Engaging the Gospel – Luke 10:25-37

15th Sunday in Ordinary Time (Year C): Gospel – Luke 10:25-37

The usual reaction to the parable of the Good Samaritan is an examination of conscience: how well do we step forward to help our neighbor?

But instead of always comparing ourselves to the Good Samaritan, it can be beneficial to identify with the robbers’ victim. From a spiritual perspective, we are the wounded; unable to save ourselves, we need someone to rescue us from sin and eternal death.

The Church Fathers interpreted the parable through this lens, seeing the wounded man as symbolic of fallen humanity and the Good Samaritan as a symbol of Jesus.

Benedict XVI summarizes this theologically rich explanation in his first volume of Jesus of Nazareth (pp. 200-201):

The road from Jerusalem to Jericho thus turns out to be an image of human history; the half-dead man lying by the side of it is an image of humanity. Priest and Levite pass by; from earthly history alone, from its cultures and [human] religions alone, no healing comes.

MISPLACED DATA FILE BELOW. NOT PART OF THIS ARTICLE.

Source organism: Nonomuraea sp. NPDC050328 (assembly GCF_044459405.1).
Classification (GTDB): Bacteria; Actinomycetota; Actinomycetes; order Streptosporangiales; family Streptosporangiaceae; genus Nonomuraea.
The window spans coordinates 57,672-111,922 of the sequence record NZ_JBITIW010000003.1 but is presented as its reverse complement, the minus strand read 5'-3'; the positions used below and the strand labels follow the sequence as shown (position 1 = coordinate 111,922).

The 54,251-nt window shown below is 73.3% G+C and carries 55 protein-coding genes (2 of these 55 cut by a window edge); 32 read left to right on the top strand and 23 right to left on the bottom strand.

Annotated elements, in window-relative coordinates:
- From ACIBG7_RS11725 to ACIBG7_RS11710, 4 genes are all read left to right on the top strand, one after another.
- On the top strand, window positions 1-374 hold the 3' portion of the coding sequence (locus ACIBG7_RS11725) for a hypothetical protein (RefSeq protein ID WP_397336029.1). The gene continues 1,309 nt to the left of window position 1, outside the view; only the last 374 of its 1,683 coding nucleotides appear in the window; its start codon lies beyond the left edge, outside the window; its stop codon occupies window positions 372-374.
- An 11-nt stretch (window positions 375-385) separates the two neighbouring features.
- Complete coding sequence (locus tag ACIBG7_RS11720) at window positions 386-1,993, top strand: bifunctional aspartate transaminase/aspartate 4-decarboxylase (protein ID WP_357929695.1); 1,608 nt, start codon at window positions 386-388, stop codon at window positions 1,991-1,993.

If the assault victim is the image of Everyman, the Samaritan can only be the image of Jesus Christ. God Himself, Who for us is foreign and distant, has set out to take care of His wounded creature. God, though so remote from us, has made Himself our neighbor in Jesus Christ.

He pours oil and wine into our wounds, a gesture seen as an image of the healing gift of the sacraments, and He brings us to the inn, the Church, in which He arranges our care and also pays a deposit for the cost of that care…

Now we realize that we always need God, Who makes Himself our neighbor so that we can become neighbors.

The Good Samaritan parable thus has special resonance during this Jubilee Year of Mercy. Having received God’s mercy, we then act mercifully toward our neighbors:

Everyone must first be healed and filled with God’s gifts. But then everyone is also called to become a Samaritan – to follow Christ and become like Him.

Question for reflection: How am I allowing the Lord to heal my woundedness?

 

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